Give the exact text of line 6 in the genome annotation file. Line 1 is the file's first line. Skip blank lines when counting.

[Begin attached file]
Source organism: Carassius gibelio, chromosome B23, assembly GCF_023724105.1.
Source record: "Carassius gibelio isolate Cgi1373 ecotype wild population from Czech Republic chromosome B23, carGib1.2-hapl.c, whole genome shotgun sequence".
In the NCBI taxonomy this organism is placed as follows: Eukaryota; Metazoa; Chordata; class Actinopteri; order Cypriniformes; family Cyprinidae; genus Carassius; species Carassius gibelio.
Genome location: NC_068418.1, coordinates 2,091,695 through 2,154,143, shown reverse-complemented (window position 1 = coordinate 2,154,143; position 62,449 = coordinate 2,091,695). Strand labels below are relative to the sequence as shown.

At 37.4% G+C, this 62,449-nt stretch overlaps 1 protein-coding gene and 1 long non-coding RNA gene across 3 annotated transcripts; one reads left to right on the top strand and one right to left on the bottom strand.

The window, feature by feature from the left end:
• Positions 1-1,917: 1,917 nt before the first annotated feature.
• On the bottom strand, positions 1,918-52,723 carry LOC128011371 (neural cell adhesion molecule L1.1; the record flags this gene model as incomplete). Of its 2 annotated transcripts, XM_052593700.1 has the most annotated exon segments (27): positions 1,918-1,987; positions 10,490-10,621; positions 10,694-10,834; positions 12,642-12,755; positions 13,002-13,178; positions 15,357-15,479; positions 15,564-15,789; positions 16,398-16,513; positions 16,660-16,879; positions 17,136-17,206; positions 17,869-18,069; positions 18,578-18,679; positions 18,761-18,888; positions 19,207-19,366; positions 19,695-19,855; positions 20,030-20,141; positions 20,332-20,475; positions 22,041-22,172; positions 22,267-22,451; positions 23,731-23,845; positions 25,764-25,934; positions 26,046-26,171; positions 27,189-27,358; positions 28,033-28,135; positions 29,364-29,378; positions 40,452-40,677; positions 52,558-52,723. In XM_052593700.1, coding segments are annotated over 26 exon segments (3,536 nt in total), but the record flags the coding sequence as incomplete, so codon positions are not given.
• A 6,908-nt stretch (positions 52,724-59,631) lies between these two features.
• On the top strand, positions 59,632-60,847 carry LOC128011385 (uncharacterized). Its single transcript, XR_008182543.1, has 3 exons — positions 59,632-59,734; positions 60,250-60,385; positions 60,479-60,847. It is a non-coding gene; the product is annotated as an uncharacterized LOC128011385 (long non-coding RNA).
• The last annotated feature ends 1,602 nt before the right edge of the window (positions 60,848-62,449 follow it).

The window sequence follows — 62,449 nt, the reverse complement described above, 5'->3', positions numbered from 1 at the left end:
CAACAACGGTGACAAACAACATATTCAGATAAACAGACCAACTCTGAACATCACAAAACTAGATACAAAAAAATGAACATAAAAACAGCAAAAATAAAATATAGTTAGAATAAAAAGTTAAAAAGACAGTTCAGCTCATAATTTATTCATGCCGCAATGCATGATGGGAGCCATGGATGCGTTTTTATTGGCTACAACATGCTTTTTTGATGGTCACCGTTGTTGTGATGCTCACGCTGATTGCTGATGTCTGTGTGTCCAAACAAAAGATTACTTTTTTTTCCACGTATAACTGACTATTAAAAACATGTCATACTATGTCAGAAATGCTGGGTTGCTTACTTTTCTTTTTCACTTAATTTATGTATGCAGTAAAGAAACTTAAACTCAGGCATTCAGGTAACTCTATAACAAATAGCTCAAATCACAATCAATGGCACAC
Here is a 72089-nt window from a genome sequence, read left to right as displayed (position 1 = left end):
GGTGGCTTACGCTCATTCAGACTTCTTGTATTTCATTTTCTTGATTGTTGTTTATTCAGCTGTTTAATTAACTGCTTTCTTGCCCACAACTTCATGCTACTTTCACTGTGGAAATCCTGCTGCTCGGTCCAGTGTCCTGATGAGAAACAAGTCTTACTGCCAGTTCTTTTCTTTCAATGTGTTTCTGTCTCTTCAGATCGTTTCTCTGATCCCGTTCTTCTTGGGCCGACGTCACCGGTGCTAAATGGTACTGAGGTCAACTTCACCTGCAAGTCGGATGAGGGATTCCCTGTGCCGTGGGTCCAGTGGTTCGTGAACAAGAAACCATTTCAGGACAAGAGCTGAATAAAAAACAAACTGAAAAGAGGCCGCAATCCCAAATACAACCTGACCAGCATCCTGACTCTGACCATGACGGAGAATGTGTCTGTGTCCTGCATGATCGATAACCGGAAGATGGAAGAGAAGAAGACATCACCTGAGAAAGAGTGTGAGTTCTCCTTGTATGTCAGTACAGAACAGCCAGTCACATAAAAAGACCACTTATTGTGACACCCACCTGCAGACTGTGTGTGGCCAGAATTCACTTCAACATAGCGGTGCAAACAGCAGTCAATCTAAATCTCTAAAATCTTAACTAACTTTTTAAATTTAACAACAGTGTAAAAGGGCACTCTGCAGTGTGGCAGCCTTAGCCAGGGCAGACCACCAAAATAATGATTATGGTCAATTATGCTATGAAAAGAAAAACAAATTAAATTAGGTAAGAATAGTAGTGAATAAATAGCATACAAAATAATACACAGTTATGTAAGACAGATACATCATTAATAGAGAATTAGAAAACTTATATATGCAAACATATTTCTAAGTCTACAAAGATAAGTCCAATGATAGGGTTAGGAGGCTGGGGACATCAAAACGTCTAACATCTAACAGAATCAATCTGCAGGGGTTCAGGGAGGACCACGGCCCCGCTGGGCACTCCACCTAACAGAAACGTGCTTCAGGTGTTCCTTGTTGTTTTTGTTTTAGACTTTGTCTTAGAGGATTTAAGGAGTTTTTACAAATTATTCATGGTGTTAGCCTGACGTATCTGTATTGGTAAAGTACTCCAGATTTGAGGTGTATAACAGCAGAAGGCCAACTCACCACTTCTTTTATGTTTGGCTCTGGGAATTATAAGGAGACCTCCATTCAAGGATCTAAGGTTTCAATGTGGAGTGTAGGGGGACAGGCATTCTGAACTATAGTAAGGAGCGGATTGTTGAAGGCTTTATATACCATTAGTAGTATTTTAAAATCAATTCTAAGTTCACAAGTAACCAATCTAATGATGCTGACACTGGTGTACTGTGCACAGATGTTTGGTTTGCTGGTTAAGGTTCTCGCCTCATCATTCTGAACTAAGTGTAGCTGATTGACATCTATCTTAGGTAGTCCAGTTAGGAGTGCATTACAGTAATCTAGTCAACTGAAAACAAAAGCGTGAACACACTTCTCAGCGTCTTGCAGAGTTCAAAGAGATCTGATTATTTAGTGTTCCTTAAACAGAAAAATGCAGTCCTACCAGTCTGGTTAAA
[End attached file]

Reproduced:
The window, feature by feature from the left end: